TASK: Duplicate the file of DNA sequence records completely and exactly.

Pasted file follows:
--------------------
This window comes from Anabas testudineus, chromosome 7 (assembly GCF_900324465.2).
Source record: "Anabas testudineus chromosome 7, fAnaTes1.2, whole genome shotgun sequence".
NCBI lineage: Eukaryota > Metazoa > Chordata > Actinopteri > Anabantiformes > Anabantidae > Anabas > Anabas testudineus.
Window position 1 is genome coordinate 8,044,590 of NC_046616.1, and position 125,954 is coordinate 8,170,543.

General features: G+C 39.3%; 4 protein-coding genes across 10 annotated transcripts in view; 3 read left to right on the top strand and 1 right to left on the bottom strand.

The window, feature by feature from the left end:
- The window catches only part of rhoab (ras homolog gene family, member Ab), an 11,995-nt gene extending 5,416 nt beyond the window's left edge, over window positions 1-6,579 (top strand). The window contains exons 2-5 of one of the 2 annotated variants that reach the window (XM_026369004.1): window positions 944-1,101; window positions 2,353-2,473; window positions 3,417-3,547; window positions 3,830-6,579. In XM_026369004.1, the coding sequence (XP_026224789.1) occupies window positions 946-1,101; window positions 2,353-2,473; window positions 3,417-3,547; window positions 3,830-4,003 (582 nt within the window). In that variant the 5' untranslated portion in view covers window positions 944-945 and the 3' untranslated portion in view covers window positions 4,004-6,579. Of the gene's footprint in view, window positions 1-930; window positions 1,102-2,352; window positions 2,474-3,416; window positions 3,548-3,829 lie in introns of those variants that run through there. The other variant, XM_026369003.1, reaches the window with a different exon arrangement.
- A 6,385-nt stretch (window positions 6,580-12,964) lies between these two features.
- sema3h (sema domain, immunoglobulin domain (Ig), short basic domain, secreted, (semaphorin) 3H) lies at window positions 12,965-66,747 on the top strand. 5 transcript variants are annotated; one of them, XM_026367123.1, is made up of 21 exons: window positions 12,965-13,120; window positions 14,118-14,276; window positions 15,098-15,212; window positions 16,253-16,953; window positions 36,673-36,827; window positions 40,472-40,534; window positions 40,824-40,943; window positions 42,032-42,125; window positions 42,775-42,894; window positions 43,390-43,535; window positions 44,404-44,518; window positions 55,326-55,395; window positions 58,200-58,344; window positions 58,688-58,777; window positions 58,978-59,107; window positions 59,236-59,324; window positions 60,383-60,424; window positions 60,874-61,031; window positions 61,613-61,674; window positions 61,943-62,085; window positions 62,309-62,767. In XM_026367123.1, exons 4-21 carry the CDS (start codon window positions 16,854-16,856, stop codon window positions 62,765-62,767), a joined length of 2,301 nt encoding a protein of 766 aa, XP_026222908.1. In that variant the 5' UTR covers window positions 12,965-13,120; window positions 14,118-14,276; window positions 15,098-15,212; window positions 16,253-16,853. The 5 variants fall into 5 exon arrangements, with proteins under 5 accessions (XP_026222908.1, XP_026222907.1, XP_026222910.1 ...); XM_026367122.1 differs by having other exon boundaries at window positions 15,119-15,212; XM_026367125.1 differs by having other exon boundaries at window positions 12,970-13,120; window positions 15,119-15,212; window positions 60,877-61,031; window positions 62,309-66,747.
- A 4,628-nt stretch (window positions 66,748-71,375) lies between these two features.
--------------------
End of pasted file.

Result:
This window comes from Anabas testudineus, chromosome 7 (assembly GCF_900324465.2).
Source record: "Anabas testudineus chromosome 7, fAnaTes1.2, whole genome shotgun sequence".
NCBI lineage: Eukaryota > Metazoa > Chordata > Actinopteri > Anabantiformes > Anabantidae > Anabas > Anabas testudineus.
Window position 1 is genome coordinate 8,044,590 of NC_046616.1, and position 125,954 is coordinate 8,170,543.

General features: G+C 39.3%; 4 protein-coding genes across 10 annotated transcripts in view; 3 read left to right on the top strand and 1 right to left on the bottom strand.

The window, feature by feature from the left end:
- The window catches only part of rhoab (ras homolog gene family, member Ab), an 11,995-nt gene extending 5,416 nt beyond the window's left edge, over window positions 1-6,579 (top strand). The window contains exons 2-5 of one of the 2 annotated variants that reach the window (XM_026369004.1): window positions 944-1,101; window positions 2,353-2,473; window positions 3,417-3,547; window positions 3,830-6,579. In XM_026369004.1, the coding sequence (XP_026224789.1) occupies window positions 946-1,101; window positions 2,353-2,473; window positions 3,417-3,547; window positions 3,830-4,003 (582 nt within the window). In that variant the 5' untranslated portion in view covers window positions 944-945 and the 3' untranslated portion in view covers window positions 4,004-6,579. Of the gene's footprint in view, window positions 1-930; window positions 1,102-2,352; window positions 2,474-3,416; window positions 3,548-3,829 lie in introns of those variants that run through there. The other variant, XM_026369003.1, reaches the window with a different exon arrangement.
- A 6,385-nt stretch (window positions 6,580-12,964) lies between these two features.
- sema3h (sema domain, immunoglobulin domain (Ig), short basic domain, secreted, (semaphorin) 3H) lies at window positions 12,965-66,747 on the top strand. 5 transcript variants are annotated; one of them, XM_026367123.1, is made up of 21 exons: window positions 12,965-13,120; window positions 14,118-14,276; window positions 15,098-15,212; window positions 16,253-16,953; window positions 36,673-36,827; window positions 40,472-40,534; window positions 40,824-40,943; window positions 42,032-42,125; window positions 42,775-42,894; window positions 43,390-43,535; window positions 44,404-44,518; window positions 55,326-55,395; window positions 58,200-58,344; window positions 58,688-58,777; window positions 58,978-59,107; window positions 59,236-59,324; window positions 60,383-60,424; window positions 60,874-61,031; window positions 61,613-61,674; window positions 61,943-62,085; window positions 62,309-62,767. In XM_026367123.1, exons 4-21 carry the CDS (start codon window positions 16,854-16,856, stop codon window positions 62,765-62,767), a joined length of 2,301 nt encoding a protein of 766 aa, XP_026222908.1. In that variant the 5' UTR covers window positions 12,965-13,120; window positions 14,118-14,276; window positions 15,098-15,212; window positions 16,253-16,853. The 5 variants fall into 5 exon arrangements, with proteins under 5 accessions (XP_026222908.1, XP_026222907.1, XP_026222910.1 ...); XM_026367122.1 differs by having other exon boundaries at window positions 15,119-15,212; XM_026367125.1 differs by having other exon boundaries at window positions 12,970-13,120; window positions 15,119-15,212; window positions 60,877-61,031; window positions 62,309-66,747.
- A 4,628-nt stretch (window positions 66,748-71,375) lies between these two features.